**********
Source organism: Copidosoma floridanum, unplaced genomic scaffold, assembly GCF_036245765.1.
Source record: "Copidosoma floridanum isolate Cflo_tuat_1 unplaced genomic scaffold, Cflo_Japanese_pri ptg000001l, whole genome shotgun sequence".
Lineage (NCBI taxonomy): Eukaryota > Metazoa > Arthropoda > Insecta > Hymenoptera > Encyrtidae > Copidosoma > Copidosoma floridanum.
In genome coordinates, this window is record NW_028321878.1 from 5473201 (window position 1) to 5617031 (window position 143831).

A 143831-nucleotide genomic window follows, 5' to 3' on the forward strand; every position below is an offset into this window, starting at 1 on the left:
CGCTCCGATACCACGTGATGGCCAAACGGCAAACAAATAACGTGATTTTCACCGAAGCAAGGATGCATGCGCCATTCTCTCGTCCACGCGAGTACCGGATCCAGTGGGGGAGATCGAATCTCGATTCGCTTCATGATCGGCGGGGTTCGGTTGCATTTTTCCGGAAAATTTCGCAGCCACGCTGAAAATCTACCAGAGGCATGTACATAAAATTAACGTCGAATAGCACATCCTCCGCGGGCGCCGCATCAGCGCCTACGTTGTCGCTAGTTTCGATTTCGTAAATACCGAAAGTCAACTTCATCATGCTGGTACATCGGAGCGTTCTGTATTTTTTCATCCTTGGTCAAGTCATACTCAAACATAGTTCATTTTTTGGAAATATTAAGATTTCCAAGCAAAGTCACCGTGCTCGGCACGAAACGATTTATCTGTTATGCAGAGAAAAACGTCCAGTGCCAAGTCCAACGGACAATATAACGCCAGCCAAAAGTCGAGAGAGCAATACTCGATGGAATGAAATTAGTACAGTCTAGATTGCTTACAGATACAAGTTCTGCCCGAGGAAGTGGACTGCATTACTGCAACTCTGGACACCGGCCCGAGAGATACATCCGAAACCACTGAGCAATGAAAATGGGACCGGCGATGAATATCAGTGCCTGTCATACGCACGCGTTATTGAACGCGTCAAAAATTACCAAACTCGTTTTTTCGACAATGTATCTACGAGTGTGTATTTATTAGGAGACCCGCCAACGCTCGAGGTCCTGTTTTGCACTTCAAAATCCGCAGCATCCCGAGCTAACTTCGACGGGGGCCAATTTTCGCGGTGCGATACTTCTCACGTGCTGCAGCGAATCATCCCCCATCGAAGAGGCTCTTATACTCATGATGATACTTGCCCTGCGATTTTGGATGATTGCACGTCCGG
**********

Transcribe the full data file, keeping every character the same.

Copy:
Source organism: Copidosoma floridanum, unplaced genomic scaffold, assembly GCF_036245765.1.
Source record: "Copidosoma floridanum isolate Cflo_tuat_1 unplaced genomic scaffold, Cflo_Japanese_pri ptg000001l, whole genome shotgun sequence".
Lineage (NCBI taxonomy): Eukaryota > Metazoa > Arthropoda > Insecta > Hymenoptera > Encyrtidae > Copidosoma > Copidosoma floridanum.
In genome coordinates, this window is record NW_028321878.1 from 5473201 (window position 1) to 5617031 (window position 143831).

A 143831-nucleotide genomic window follows, 5' to 3' on the forward strand; every position below is an offset into this window, starting at 1 on the left:
CGCTCCGATACCACGTGATGGCCAAACGGCAAACAAATAACGTGATTTTCACCGAAGCAAGGATGCATGCGCCATTCTCTCGTCCACGCGAGTACCGGATCCAGTGGGGGAGATCGAATCTCGATTCGCTTCATGATCGGCGGGGTTCGGTTGCATTTTTCCGGAAAATTTCGCAGCCACGCTGAAAATCTACCAGAGGCATGTACATAAAATTAACGTCGAATAGCACATCCTCCGCGGGCGCCGCATCAGCGCCTACGTTGTCGCTAGTTTCGATTTCGTAAATACCGAAAGTCAACTTCATCATGCTGGTACATCGGAGCGTTCTGTATTTTTTCATCCTTGGTCAAGTCATACTCAAACATAGTTCATTTTTTGGAAATATTAAGATTTCCAAGCAAAGTCACCGTGCTCGGCACGAAACGATTTATCTGTTATGCAGAGAAAAACGTCCAGTGCCAAGTCCAACGGACAATATAACGCCAGCCAAAAGTCGAGAGAGCAATACTCGATGGAATGAAATTAGTACAGTCTAGATTGCTTACAGATACAAGTTCTGCCCGAGGAAGTGGACTGCATTACTGCAACTCTGGACACCGGCCCGAGAGATACATCCGAAACCACTGAGCAATGAAAATGGGACCGGCGATGAATATCAGTGCCTGTCATACGCACGCGTTATTGAACGCGTCAAAAATTACCAAACTCGTTTTTTCGACAATGTATCTACGAGTGTGTATTTATTAGGAGACCCGCCAACGCTCGAGGTCCTGTTTTGCACTTCAAAATCCGCAGCATCCCGAGCTAACTTCGACGGGGGCCAATTTTCGCGGTGCGATACTTCTCACGTGCTGCAGCGAATCATCCCCCATCGAAGAGGCTCTTATACTCATGATGATACTTGCCCTGCGATTTTGGATGATTGCACGTCCGG